Ten years ago, on Feb. 27,1974, our third child was born. The next day my husband bought me a copy of your first issue announcing that this new magazine was something I’d really enjoy. He was so right, and since then I’ve never missed an issue. I received your anniversary issue on Monday as we were celebrating our son’s 10th birthday. Both you and our son have continued to bring enjoyment to all who know you. May you both thrive while continuing with your high ideals. Happy 10th Birthday, PEOPLE magazine and Seth Semilof.
Who picked out the gallery pictures? Out of 46,000 possibilities, these were your favorites? Whoever selected them should have been featured instead of Dustin Hoffman—with his pants down.
Picks & Pans
How wonderful it was to see that you have finally realized the error of your ways and admitted that Barry Manilow’s music isn’t so bad after all. What have millions of Manilow fans been telling you for years? Better late than never, I guess.
Who was responsible for the ill attempt at humor that named James Michener the Most Incomprehensible Megasuccess? I suspect that many of his readers would turn the tables and apply the name to your magazine.
Van Nuys, Calif.
Thank you for having the guts to attack three of the most insipid shows on TV: Love Boat, Fantasy Island and Hotel. Hotel is killing St. Elsewhere, and I find it sad that a good show may bite the dust while a lousy show proudly marches forward. It was also disturbing to look at your list of the 10 top series and find Laverne & Shirley, Three’s Company and Dukes of Hazzard. If these are the most popular shows, it is truly horrifying to think about the mental state of the television viewing audience.
In your analysis of “The Way It Was” you stated that punk “never quite caught on” because of the need to dye one’s hair several different colors, get a Mo and pierce your nose. You added that it was “not for lack of trying.” As a 15-year-old punk, I’ll say that your statements are misleading. Punk is an attitude, not a fashion image as you insinuated. The image comes next, but as an effective way of showing the attitude. And it couldn’t ever be a fashion fad because it’s designed to repel, not appeal. Punk didn’t set out to “make it.” The idea is to be antisuccess, to lampoon everyone who conforms just to “make it.”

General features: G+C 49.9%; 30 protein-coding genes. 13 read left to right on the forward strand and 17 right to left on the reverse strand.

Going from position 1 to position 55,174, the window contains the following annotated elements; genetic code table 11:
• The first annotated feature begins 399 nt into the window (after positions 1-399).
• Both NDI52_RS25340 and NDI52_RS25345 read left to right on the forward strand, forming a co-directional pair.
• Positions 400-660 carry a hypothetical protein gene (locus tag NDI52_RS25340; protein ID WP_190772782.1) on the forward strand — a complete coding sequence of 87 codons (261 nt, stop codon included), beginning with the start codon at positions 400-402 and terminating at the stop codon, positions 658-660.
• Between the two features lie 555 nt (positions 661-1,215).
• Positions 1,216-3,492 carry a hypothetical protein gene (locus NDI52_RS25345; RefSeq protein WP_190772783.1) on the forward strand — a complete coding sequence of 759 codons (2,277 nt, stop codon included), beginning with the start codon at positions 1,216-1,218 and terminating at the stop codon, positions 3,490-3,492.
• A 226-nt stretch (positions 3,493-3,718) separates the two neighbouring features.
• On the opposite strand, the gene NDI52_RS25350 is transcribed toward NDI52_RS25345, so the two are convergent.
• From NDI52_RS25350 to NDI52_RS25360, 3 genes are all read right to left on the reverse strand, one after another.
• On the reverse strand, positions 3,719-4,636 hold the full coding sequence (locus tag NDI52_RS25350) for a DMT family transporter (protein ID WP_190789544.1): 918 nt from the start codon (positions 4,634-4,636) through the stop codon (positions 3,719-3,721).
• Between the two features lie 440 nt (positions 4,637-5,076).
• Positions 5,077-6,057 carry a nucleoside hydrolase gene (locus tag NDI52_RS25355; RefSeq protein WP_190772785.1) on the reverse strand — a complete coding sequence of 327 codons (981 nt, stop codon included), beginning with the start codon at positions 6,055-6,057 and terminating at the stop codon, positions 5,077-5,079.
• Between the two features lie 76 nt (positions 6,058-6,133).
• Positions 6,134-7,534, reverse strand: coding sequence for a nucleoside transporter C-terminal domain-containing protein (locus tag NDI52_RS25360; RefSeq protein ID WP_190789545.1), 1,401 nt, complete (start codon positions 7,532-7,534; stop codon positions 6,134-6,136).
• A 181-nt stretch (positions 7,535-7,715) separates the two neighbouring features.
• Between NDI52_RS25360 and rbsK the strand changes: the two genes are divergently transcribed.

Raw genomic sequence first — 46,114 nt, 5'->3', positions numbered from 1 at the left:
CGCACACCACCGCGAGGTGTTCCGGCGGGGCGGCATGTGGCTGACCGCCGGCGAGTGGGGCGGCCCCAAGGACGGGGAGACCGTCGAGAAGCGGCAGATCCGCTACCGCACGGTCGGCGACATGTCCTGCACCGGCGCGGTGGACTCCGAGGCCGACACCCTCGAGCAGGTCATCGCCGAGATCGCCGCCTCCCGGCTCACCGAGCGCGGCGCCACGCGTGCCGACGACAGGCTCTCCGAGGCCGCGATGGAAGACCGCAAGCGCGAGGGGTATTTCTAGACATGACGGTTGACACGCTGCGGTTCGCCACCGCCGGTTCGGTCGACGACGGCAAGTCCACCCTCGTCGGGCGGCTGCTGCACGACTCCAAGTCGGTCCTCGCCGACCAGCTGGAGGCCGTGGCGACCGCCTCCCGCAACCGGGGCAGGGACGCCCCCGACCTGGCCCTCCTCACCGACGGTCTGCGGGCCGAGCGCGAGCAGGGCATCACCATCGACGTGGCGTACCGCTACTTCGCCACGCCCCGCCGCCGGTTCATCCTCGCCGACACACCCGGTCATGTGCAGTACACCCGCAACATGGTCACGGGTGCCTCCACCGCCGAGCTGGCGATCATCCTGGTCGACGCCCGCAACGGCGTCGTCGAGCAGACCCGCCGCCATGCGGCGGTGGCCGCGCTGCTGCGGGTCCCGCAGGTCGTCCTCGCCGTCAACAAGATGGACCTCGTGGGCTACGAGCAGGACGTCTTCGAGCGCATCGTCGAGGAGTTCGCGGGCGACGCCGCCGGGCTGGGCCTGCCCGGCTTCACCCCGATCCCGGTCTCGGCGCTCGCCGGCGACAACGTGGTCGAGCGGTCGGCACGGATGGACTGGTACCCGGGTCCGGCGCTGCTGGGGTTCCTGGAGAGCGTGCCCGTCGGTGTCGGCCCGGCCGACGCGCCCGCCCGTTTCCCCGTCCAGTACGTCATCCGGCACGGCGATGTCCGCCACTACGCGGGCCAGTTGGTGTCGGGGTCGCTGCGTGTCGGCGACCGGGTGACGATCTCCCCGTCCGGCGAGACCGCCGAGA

Lola the Punk
I was enjoying the article about Patty Hearst until she made the crude comment that she couldn’t imagine “dumping” her child in day care. My child is in day care because I work full time, and I don’t consider that “dumping” her. It’s obvious that Patty leads a comfortable life because she’s a Hearst, but there are a lot of mothers who have to work today, which doesn’t make them any less mothers than she is. In fact, we probably work harder to give our children the good quality time they need.
Patty Hearst was a brainwashed terrorist. Now she’s a brainwashed conservative. She once sounded like Cinque. Now she sounds like her pop. I don’t like her either way, but she does have a beautiful daughter.
A gold star for Mr. Sizer and his ideas about high school reform. I am a high school senior who has been a victim of one of these mills for the mind. Many times I have been rushed from one class to another and had new knowledge forced upon me without being given the opportunity to digest the last information. I feel like an automobile in a factory, each teacher adding one part, all waiting for somebody else to check if the parts have been put together in the correct fashion. Well, this car wants to be steered properly.
Bill Johnson did a whole lot more for the U.S.A. than just winning a gold medal in Sarajevo. He reinforced in the minds of millions around the world the perception that Americans are the low-class, self-seeking, materialistic, noxious individuals they have always thought us to be. No thanks, Bill Johnson. You sure didn’t represent me.
Bill Johnson may be arrogant, but I will never forget the tears in his eyes as our national anthem was being played. His gold medal meant more to him than your reporter realized.
East Lansing, Mich.
Your article on Mother Hale of Harlem was the best article I’ve ever read. Her work with drug-addicted babies is an act of pure love. I cried tears of gratitude because my baby daughter was born so healthy.
Kansas City, Mo.
I would like to send a contribution to Hale House, but there was no address in your article.
Mrs. Oliver Kurth
Mail can be sent to: Hale House Center, 68 Edgecombe Ave., New York, N.Y. 10030—ED.